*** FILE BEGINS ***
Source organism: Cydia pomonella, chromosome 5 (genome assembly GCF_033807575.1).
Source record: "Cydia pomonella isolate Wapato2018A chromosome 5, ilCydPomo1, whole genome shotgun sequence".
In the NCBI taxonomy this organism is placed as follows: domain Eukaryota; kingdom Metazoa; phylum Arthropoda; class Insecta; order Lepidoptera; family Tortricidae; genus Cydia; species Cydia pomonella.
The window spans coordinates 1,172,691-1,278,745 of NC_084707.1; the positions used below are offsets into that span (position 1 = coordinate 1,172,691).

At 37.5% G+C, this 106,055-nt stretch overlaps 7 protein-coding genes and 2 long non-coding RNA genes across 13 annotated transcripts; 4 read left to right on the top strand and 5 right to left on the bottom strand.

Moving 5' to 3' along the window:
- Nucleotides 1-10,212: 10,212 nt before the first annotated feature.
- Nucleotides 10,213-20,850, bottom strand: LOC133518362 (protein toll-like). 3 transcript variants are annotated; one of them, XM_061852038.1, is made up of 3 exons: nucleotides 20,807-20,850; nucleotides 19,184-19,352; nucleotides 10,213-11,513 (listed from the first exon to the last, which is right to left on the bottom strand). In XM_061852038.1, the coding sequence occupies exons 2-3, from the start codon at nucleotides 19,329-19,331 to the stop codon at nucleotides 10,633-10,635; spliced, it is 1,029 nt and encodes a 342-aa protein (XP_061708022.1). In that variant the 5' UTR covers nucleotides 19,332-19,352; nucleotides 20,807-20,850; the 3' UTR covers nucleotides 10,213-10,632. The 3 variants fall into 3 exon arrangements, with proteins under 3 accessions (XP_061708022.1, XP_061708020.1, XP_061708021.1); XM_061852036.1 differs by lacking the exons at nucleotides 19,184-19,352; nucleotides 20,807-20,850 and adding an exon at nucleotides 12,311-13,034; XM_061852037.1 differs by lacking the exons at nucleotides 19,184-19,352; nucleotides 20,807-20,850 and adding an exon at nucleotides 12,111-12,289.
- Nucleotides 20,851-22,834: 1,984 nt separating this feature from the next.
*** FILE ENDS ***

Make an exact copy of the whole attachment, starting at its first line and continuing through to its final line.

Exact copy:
Source organism: Cydia pomonella, chromosome 5 (genome assembly GCF_033807575.1).
Source record: "Cydia pomonella isolate Wapato2018A chromosome 5, ilCydPomo1, whole genome shotgun sequence".
In the NCBI taxonomy this organism is placed as follows: domain Eukaryota; kingdom Metazoa; phylum Arthropoda; class Insecta; order Lepidoptera; family Tortricidae; genus Cydia; species Cydia pomonella.
The window spans coordinates 1,172,691-1,278,745 of NC_084707.1; the positions used below are offsets into that span (position 1 = coordinate 1,172,691).

At 37.5% G+C, this 106,055-nt stretch overlaps 7 protein-coding genes and 2 long non-coding RNA genes across 13 annotated transcripts; 4 read left to right on the top strand and 5 right to left on the bottom strand.

Moving 5' to 3' along the window:
- Nucleotides 1-10,212: 10,212 nt before the first annotated feature.
- Nucleotides 10,213-20,850, bottom strand: LOC133518362 (protein toll-like). 3 transcript variants are annotated; one of them, XM_061852038.1, is made up of 3 exons: nucleotides 20,807-20,850; nucleotides 19,184-19,352; nucleotides 10,213-11,513 (listed from the first exon to the last, which is right to left on the bottom strand). In XM_061852038.1, the coding sequence occupies exons 2-3, from the start codon at nucleotides 19,329-19,331 to the stop codon at nucleotides 10,633-10,635; spliced, it is 1,029 nt and encodes a 342-aa protein (XP_061708022.1). In that variant the 5' UTR covers nucleotides 19,332-19,352; nucleotides 20,807-20,850; the 3' UTR covers nucleotides 10,213-10,632. The 3 variants fall into 3 exon arrangements, with proteins under 3 accessions (XP_061708022.1, XP_061708020.1, XP_061708021.1); XM_061852036.1 differs by lacking the exons at nucleotides 19,184-19,352; nucleotides 20,807-20,850 and adding an exon at nucleotides 12,311-13,034; XM_061852037.1 differs by lacking the exons at nucleotides 19,184-19,352; nucleotides 20,807-20,850 and adding an exon at nucleotides 12,111-12,289.
- Nucleotides 20,851-22,834: 1,984 nt separating this feature from the next.